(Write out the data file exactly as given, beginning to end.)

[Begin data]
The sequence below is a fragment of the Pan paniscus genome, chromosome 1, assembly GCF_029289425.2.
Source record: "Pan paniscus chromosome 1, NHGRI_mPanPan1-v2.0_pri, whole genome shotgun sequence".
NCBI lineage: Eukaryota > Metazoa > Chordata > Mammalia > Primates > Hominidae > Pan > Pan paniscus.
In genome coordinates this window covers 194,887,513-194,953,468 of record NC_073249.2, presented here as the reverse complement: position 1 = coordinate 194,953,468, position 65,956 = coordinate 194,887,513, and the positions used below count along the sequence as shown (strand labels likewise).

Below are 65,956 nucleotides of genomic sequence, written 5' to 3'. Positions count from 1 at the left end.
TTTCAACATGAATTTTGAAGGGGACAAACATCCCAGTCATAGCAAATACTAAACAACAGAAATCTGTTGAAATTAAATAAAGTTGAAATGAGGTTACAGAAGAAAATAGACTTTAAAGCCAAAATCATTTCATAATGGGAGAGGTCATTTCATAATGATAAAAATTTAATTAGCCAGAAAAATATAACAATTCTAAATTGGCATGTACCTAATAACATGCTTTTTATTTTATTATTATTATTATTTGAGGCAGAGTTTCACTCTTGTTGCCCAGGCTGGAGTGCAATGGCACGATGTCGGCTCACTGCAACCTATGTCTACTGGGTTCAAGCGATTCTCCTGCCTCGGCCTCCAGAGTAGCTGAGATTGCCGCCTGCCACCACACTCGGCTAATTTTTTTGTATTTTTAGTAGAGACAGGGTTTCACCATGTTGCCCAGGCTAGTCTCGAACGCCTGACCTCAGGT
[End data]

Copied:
The sequence below is a fragment of the Pan paniscus genome, chromosome 1, assembly GCF_029289425.2.
Source record: "Pan paniscus chromosome 1, NHGRI_mPanPan1-v2.0_pri, whole genome shotgun sequence".
NCBI lineage: Eukaryota > Metazoa > Chordata > Mammalia > Primates > Hominidae > Pan > Pan paniscus.
In genome coordinates this window covers 194,887,513-194,953,468 of record NC_073249.2, presented here as the reverse complement: position 1 = coordinate 194,953,468, position 65,956 = coordinate 194,887,513, and the positions used below count along the sequence as shown (strand labels likewise).

Below are 65,956 nucleotides of genomic sequence, written 5' to 3'. Positions count from 1 at the left end.
TTTCAACATGAATTTTGAAGGGGACAAACATCCCAGTCATAGCAAATACTAAACAACAGAAATCTGTTGAAATTAAATAAAGTTGAAATGAGGTTACAGAAGAAAATAGACTTTAAAGCCAAAATCATTTCATAATGGGAGAGGTCATTTCATAATGATAAAAATTTAATTAGCCAGAAAAATATAACAATTCTAAATTGGCATGTACCTAATAACATGCTTTTTATTTTATTATTATTATTATTTGAGGCAGAGTTTCACTCTTGTTGCCCAGGCTGGAGTGCAATGGCACGATGTCGGCTCACTGCAACCTATGTCTACTGGGTTCAAGCGATTCTCCTGCCTCGGCCTCCAGAGTAGCTGAGATTGCCGCCTGCCACCACACTCGGCTAATTTTTTTGTATTTTTAGTAGAGACAGGGTTTCACCATGTTGCCCAGGCTAGTCTCGAACGCCTGACCTCAGGT